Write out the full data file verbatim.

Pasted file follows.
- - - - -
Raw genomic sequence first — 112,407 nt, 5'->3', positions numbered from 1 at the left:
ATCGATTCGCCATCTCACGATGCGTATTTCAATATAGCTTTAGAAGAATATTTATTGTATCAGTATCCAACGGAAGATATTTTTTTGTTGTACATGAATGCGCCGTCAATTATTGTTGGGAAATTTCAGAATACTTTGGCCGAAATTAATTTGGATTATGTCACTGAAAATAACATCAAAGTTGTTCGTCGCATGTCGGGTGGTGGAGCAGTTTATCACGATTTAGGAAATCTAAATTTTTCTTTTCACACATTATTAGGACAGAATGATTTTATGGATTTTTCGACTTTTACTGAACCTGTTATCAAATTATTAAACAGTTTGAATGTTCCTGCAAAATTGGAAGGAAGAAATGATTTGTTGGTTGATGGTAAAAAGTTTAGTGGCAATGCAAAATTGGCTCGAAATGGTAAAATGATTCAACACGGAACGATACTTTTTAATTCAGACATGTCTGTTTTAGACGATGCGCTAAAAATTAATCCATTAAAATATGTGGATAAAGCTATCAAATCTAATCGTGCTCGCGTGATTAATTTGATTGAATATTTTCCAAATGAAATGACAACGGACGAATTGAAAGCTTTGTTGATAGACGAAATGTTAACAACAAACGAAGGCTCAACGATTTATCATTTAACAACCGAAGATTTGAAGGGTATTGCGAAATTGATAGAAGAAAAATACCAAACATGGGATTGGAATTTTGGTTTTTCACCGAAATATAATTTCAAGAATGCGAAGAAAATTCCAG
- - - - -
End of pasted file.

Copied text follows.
Raw genomic sequence first — 112,407 nt, 5'->3', positions numbered from 1 at the left:
ATCGATTCGCCATCTCACGATGCGTATTTCAATATAGCTTTAGAAGAATATTTATTGTATCAGTATCCAACGGAAGATATTTTTTTGTTGTACATGAATGCGCCGTCAATTATTGTTGGGAAATTTCAGAATACTTTGGCCGAAATTAATTTGGATTATGTCACTGAAAATAACATCAAAGTTGTTCGTCGCATGTCGGGTGGTGGAGCAGTTTATCACGATTTAGGAAATCTAAATTTTTCTTTTCACACATTATTAGGACAGAATGATTTTATGGATTTTTCGACTTTTACTGAACCTGTTATCAAATTATTAAACAGTTTGAATGTTCCTGCAAAATTGGAAGGAAGAAATGATTTGTTGGTTGATGGTAAAAAGTTTAGTGGCAATGCAAAATTGGCTCGAAATGGTAAAATGATTCAACACGGAACGATACTTTTTAATTCAGACATGTCTGTTTTAGACGATGCGCTAAAAATTAATCCATTAAAATATGTGGATAAAGCTATCAAATCTAATCGTGCTCGCGTGATTAATTTGATTGAATATTTTCCAAATGAAATGACAACGGACGAATTGAAAGCTTTGTTGATAGACGAAATGTTAACAACAAACGAAGGCTCAACGATTTATCATTTAACAACCGAAGATTTGAAGGGTATTGCGAAATTGATAGAAGAAAAATACCAAACATGGGATTGGAATTTTGGTTTTTCACCGAAATATAATTTCAAGAATGCGAAGAAAATTCCAG